10 Vietnamese dishes you need to try
Vietnamese cuisine is known for its unique blend of textures and flavours, combining sweet, sour, spicy and salty, with fresh ingredients and herbs (and plenty of fish sauce). When thinking of Vietnamese food, most would think of the very popular Pho. However, there is so many more tasty and dishes to Vietnamese cuisine.
Here are ten classic Vietnamese dishes to try:
1. Pho: An aromatic noodle soup with rice noodles. It is a fresh and healthy dish – packed with vitamins and minerals – and is actually the national dish of Vietnam. It consists of a tangy base meat stock, seasoned with pungent fish sauce, then layered aromatics, often lemongrass or star anise; fresh herbs such as mint or coriander; a spicy kick of chilli, and a refreshing squeeze of lime juice. It is usually served with meat – traditionally beef. It is comforting and warming, full of fresh ingredients, and definitely a must try this winter.
2. Banh Xeo: Literally translated as ‘sizzling cake’, Banh Xeo is a South East Asian take on a crepe – showing French influence from colonial times on Vietnamese cuisine. A delicious, yellow coloured
crispy crepe, made with rice flour, water and turmeric. It is a simple dish, usually stuffed with pork, prawns, onions and beansprouts.
3. Bun Cha: Originating in Hanoi, Bun Cha is a very popular dish in Northern Vietnam. It consists of grilled meatballs made from fatty pork (cha) served over white rice noodles (bun) and herbs. It is usually served with a dipping sauce or sweet and sour broth.
4. Com Tam: Literally meaning ‘broken rice’, it is a dish made from rice with rice grains broken up into smaller pieces. It is especially served in southern Vietnam and Saigon, served with grilled pork ribs or shredded pork, pork skin, pickled vegetables, grilled prawns, fried egg, and various vegetables.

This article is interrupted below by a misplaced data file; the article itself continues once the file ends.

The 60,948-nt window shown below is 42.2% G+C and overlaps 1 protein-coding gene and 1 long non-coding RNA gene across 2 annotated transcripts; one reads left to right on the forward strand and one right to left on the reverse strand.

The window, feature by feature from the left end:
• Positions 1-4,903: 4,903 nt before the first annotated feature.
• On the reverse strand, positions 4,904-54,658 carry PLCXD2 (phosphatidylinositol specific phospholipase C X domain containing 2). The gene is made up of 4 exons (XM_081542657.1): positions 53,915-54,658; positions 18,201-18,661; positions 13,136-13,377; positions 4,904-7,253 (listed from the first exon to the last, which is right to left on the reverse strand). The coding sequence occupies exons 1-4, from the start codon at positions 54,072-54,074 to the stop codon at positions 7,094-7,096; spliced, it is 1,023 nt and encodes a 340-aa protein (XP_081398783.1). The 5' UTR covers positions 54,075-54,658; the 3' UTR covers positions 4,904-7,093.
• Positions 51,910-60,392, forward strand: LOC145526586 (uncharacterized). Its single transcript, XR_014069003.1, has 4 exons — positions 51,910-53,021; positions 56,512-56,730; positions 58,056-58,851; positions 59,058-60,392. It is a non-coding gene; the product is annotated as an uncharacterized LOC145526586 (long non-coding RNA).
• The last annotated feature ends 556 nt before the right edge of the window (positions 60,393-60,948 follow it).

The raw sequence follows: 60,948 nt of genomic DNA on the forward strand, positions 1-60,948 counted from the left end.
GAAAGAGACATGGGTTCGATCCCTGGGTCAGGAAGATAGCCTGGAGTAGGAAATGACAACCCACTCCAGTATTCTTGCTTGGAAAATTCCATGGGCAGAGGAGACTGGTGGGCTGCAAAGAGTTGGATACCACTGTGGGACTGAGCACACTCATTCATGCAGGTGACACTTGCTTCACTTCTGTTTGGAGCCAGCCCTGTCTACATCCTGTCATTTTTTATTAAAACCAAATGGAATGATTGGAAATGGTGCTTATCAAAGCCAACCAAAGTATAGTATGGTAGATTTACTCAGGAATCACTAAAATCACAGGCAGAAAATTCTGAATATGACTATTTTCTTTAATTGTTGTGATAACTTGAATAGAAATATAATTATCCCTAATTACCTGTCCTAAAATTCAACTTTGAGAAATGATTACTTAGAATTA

5. Cao Lau: A regional Vietnamese dish from Hoi An. Hoi An was an important port from the 15th to 18th century – a melting pot, with many different international influences which extended to food. Cao Lau is Hoi An’s signature dish, consisting of thick rice noodles, thinly sliced pork cooked in the traditional Chinese method ‘char siu‘, fresh local greens and often bean sprouts. A fantastic combination of tastes and textures.
The noodles, similar to udon noodles, are surrounded by mystery, with a legendary tale surrounding them and the exact recipe known only to a few people. Cao Lau noodles are supposedly made using water only from the Ba Le well, an ancient Hoi An well. In addition, the water is also said to have to be mixed with a specific kind of ash in order to create a lye solution. This ash is said to come from a type of tree found on the Cham Islands, off Hoi An’s coast.
6. Goi Cuon: Meaning ‘salad rolls’ these are Vietnamese spring rolls. They are a very fresh and healthy traditional Vietnamese dish, consisting of pork, prawns and fresh herbs and vegetables wrapped in rice paper. They are usually served cold (not fried) with hoisin sauce on the side, and have become very popular in surrounding countries and the West.
7. Banh Mi: Essentially a Vietnamese-style sandwich, using French imported baguette as a base, filled with Vietnamese ingredients. The typical filling is pork prepared in different ways (pork belly, slices,
meatballs, liver paté) with vegetables and herbs – for example coriander, cucumber, shredded pickled carrots and daikon.
8. Banh Khot: A Vietnamese snack or light meal, Banh Khot are delicious bite sized fried pancakes from southern Vietnam, flavoured with turmeric and coconut milk, topped with prawns, herbs, vegetables and served with a sweet spicy fish dipping sauce.
9. Bo Kho: Vietnamese beef stew served with baguette bread. It is said to be inspired by French origins, but its fragrant and spicy flavours make it distinctly Vietnamese. It is a blend of hearty meat, aromatic spices, fresh herbs and vegetables and lime juice. It is a nourishing, comfort food kind of dish perfect for winter months.
10. Banh Cuon: Literally meaning ‘rolled cake’, Banh Cuon is a northern Vietnamese dish, generally eaten for breakfast. It consists of very delicate, thin steamed rice sheets filled with pork,
mushrooms and fried onions, eaten with ham, beansprouts and cucumbers.